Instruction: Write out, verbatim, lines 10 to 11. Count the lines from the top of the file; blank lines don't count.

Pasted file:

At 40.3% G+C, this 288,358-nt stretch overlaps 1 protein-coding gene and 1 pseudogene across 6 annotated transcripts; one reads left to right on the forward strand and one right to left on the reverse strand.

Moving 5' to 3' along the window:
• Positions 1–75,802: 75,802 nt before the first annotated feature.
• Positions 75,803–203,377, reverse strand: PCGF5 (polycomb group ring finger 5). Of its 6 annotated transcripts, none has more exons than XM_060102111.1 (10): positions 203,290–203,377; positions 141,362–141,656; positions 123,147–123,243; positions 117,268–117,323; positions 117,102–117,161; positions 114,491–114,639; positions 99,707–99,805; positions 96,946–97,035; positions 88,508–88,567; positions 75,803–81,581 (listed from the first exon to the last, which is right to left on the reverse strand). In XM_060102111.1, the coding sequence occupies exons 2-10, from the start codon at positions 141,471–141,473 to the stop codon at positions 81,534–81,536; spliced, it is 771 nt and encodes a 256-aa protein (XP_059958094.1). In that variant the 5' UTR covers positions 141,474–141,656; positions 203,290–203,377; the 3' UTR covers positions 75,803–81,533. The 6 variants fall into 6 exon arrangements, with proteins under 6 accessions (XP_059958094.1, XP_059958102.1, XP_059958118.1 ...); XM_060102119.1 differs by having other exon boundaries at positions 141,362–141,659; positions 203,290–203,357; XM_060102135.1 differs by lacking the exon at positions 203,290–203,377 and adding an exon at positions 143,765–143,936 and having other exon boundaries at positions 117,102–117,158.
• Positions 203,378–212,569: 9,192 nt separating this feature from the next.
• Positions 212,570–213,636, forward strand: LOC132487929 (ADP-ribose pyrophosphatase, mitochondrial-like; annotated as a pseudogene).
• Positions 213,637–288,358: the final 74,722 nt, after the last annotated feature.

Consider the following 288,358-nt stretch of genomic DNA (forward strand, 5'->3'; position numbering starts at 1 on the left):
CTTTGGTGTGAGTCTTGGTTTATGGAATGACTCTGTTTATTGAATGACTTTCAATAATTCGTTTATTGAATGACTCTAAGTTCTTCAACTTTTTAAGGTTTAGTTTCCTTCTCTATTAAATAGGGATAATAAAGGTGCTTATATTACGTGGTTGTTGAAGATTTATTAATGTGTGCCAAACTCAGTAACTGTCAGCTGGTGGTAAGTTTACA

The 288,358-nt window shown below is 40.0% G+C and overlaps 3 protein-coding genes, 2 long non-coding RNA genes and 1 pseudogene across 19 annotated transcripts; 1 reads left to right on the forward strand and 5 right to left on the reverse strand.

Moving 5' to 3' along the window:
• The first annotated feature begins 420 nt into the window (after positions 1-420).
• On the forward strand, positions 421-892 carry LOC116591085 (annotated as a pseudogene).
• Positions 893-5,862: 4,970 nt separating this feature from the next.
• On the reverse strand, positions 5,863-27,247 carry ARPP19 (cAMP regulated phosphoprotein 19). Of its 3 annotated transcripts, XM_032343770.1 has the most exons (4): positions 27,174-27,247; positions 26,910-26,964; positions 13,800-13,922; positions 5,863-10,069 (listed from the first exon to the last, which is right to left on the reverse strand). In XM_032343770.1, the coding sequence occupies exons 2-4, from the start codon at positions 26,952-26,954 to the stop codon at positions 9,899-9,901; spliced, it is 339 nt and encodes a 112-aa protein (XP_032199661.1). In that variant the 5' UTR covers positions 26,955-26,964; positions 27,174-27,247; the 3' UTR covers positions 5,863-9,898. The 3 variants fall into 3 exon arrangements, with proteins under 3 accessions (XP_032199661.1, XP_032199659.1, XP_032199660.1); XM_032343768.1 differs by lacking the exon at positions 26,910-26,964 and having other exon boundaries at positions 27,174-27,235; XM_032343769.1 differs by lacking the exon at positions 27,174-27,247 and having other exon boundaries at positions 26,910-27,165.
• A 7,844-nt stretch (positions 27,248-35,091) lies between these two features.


The 288,358-nt window shown below is 40.0% G+C and overlaps 3 protein-coding genes, 2 long non-coding RNA genes and 1 pseudogene across 19 annotated transcripts; 1 reads left to right on the forward strand and 5 right to left on the reverse strand.

Moving 5' to 3' along the window: